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BOUTIQUE investment bank Gresham Partners has always been a quiet little earner for WA’s biggest industrial company Wesfarmers, contributing a healthy $2.5 million on average to the bottom line during each of the past couple of years.

But the Wesfarmers leadership must be hoping the BHP-Billiton merger gets approval this financial year, because Gresham’s role in the biggest mining merger in history will see a substantial jump in earnings from its 50 per cent stake.

Just how much Gresham, and therefore Wesfarmers, will receive is a closely guarded secret but speculation abounds that Billiton’s advisers will get at least as much as BHP’s UBS Warburg which is reputedly set to earn $40 million.

Gresham is understood to have played an equal role in the Billiton side of the deal with a UK-based team from JP Morgan.

Even taking into account the success fees which go to individual Gresham executives who have played their part in the deal, it is easy to see Wesfarmers more than doubling its profits from Gresham, largely from the proceeds of this one deal.

More importantly, the increasing stature of Gresham positions it for involvement in more of these mega mergers in the future.

While declining to comment on the sums involved, Gresham director Michael Ashforth agreed that the success of the deal, which ultimately rests with BHP and Billiton shareholders, vindicates the strategy behind Gresham’s creation.

“Gresham, as a consequence of its involvement in this, has lifted its general recognition in regard to what we are about,” Mr Ashforth said.

Speaking from Rottnest’s Geordie Bay, the lawyer-turned-banker sounded particularly delighted at the ability of Gresham executives to play at the top echelons of business while remaining strongly linked to Perth.

“You make compromises living in Perth but there are still benefits and opportunities,” he said.

“For us to live and work in Perth but get involved in this transaction, I reckon we are immensely lucky.”

Investment bankers claim success in this business is all about building relationships, something a boutique firm can do as well as a big one.

Gresham’s seat by the side of Billiton at negotiations with BHP came after working with the South African miner in two much smaller deals, the takeovers of nickel producer QNI and buyout of the Ravensthorpe nickel project from Comet Resources.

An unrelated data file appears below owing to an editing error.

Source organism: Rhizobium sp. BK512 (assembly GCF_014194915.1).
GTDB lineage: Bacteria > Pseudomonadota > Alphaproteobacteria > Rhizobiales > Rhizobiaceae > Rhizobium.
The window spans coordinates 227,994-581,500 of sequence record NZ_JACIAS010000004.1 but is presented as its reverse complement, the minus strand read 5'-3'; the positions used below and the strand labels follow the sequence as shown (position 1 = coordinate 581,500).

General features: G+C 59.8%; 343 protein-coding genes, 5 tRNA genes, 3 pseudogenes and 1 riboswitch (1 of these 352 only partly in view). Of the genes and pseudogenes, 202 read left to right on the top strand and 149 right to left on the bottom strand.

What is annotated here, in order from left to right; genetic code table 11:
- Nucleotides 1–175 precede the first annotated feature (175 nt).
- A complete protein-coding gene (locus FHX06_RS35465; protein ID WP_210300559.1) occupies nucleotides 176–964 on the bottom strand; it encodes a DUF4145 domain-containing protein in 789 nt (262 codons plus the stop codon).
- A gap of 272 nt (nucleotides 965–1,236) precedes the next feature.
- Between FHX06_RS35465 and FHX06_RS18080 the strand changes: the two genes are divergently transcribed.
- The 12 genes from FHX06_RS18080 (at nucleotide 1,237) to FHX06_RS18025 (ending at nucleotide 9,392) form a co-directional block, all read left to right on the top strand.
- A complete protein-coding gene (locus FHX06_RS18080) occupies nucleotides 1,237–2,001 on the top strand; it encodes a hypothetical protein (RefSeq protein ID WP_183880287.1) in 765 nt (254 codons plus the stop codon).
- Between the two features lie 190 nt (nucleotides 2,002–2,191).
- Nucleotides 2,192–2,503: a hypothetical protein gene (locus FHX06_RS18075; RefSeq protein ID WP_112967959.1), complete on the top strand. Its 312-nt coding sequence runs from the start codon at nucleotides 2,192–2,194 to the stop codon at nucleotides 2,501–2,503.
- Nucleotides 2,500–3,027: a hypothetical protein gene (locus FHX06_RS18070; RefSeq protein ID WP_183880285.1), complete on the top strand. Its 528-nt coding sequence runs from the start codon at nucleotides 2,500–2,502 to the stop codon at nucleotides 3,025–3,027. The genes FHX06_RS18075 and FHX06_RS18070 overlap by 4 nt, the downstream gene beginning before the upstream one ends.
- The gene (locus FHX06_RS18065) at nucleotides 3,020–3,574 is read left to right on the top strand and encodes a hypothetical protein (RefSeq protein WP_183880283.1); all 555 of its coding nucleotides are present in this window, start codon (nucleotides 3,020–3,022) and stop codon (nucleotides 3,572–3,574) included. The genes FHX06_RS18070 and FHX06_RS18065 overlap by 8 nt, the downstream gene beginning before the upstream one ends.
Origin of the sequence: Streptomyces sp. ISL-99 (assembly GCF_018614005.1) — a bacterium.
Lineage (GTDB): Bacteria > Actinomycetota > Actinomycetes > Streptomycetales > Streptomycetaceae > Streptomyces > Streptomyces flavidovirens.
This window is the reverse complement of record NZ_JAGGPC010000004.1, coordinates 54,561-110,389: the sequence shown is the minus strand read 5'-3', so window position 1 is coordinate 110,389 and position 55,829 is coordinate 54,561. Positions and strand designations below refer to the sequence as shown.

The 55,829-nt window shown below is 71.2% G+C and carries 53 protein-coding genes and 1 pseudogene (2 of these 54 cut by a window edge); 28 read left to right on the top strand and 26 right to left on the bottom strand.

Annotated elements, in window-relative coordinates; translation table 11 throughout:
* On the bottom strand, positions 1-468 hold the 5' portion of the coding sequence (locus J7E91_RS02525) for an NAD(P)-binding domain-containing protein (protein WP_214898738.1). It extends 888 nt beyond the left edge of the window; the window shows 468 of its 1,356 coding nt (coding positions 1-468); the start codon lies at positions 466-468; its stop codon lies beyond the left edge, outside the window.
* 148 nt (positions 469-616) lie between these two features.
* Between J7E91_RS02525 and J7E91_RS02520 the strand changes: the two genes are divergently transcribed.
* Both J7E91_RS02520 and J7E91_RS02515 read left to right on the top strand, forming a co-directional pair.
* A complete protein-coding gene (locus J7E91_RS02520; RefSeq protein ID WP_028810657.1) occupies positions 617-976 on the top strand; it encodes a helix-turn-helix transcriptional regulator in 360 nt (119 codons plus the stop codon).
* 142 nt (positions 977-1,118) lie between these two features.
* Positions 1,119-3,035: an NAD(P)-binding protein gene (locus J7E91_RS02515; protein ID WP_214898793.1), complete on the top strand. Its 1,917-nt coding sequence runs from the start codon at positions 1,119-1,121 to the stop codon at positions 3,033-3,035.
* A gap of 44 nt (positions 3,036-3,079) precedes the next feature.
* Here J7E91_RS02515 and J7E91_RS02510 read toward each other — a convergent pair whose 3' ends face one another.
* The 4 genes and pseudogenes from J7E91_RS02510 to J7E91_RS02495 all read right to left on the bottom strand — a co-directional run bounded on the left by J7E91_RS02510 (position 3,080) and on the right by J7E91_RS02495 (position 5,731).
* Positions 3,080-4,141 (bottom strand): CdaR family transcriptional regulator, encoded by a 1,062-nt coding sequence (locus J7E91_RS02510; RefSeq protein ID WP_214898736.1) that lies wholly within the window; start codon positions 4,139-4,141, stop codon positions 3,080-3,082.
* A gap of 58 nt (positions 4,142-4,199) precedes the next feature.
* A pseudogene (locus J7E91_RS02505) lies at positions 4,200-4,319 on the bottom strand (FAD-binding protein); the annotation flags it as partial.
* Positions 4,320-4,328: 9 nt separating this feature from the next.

Gaining a place at the table is one thing, making it the success needed to earn fees is another.

Bankers claim only one in 20 deals earn them a success fee, with significant time burned exploring new possibilities or getting negotiations under way, only to have them fall through.

“We started working on this about three years ago,” one Gresham insider told Business News.

A thing that has changed during that time is the use of break fees in Australia due to recent Corporations Law reforms.

The BHP-Billiton deal is the biggest example of the new development, with both sides agreeing to pay the other $US100 million if their actions caused the deal the to fall through.

The break fee is not new in other parts of the world and has been used less publically and less obviously in corporate Australia before.

But the inclusion of the fee in the merger announcement heralded a change for those in the business of big mergers and acquisitions.

Takeovers Panel president, Simon McKeon, said regulators would have to deal with the issue which had already become part of the vernacular of merger talks.

“In just about every deal done these days the subject is raised, in almost every case it is simply on the checklist of items to be discussed,” Mr McKeon said.

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14th-Indian Ocean Consulting Group8
15th↑Mac Equity Partners8
16th-Gresham Partners8
17th↑Euroz Securities7
18th-View Street Partners7
74 corporate finance ranked by staff in corporate finance area (WA)

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